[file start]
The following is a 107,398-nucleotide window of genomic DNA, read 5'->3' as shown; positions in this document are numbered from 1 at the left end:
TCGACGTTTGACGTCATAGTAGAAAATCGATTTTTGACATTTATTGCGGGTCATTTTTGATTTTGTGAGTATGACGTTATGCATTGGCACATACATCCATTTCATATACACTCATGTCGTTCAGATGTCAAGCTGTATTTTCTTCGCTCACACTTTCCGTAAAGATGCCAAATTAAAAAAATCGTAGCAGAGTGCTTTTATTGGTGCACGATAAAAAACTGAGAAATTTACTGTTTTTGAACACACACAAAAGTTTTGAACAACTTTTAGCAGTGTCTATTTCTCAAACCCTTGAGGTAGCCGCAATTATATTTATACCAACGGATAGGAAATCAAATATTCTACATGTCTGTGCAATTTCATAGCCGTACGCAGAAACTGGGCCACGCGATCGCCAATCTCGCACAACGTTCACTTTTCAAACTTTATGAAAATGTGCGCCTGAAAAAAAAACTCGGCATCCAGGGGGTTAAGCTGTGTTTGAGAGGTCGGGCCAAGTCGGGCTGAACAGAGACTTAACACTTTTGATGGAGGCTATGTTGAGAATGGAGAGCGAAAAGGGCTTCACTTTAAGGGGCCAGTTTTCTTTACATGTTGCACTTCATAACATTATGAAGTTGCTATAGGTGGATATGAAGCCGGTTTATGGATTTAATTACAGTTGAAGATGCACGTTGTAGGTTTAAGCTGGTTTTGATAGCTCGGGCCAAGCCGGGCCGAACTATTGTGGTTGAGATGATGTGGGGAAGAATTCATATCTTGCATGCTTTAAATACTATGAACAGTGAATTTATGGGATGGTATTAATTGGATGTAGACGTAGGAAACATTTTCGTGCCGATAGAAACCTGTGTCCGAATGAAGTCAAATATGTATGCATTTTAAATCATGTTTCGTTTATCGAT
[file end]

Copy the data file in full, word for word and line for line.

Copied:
The following is a 107,398-nucleotide window of genomic DNA, read 5'->3' as shown; positions in this document are numbered from 1 at the left end:
TCGACGTTTGACGTCATAGTAGAAAATCGATTTTTGACATTTATTGCGGGTCATTTTTGATTTTGTGAGTATGACGTTATGCATTGGCACATACATCCATTTCATATACACTCATGTCGTTCAGATGTCAAGCTGTATTTTCTTCGCTCACACTTTCCGTAAAGATGCCAAATTAAAAAAATCGTAGCAGAGTGCTTTTATTGGTGCACGATAAAAAACTGAGAAATTTACTGTTTTTGAACACACACAAAAGTTTTGAACAACTTTTAGCAGTGTCTATTTCTCAAACCCTTGAGGTAGCCGCAATTATATTTATACCAACGGATAGGAAATCAAATATTCTACATGTCTGTGCAATTTCATAGCCGTACGCAGAAACTGGGCCACGCGATCGCCAATCTCGCACAACGTTCACTTTTCAAACTTTATGAAAATGTGCGCCTGAAAAAAAAACTCGGCATCCAGGGGGTTAAGCTGTGTTTGAGAGGTCGGGCCAAGTCGGGCTGAACAGAGACTTAACACTTTTGATGGAGGCTATGTTGAGAATGGAGAGCGAAAAGGGCTTCACTTTAAGGGGCCAGTTTTCTTTACATGTTGCACTTCATAACATTATGAAGTTGCTATAGGTGGATATGAAGCCGGTTTATGGATTTAATTACAGTTGAAGATGCACGTTGTAGGTTTAAGCTGGTTTTGATAGCTCGGGCCAAGCCGGGCCGAACTATTGTGGTTGAGATGATGTGGGGAAGAATTCATATCTTGCATGCTTTAAATACTATGAACAGTGAATTTATGGGATGGTATTAATTGGATGTAGACGTAGGAAACATTTTCGTGCCGATAGAAACCTGTGTCCGAATGAAGTCAAATATGTATGCATTTTAAATCATGTTTCGTTTATCGAT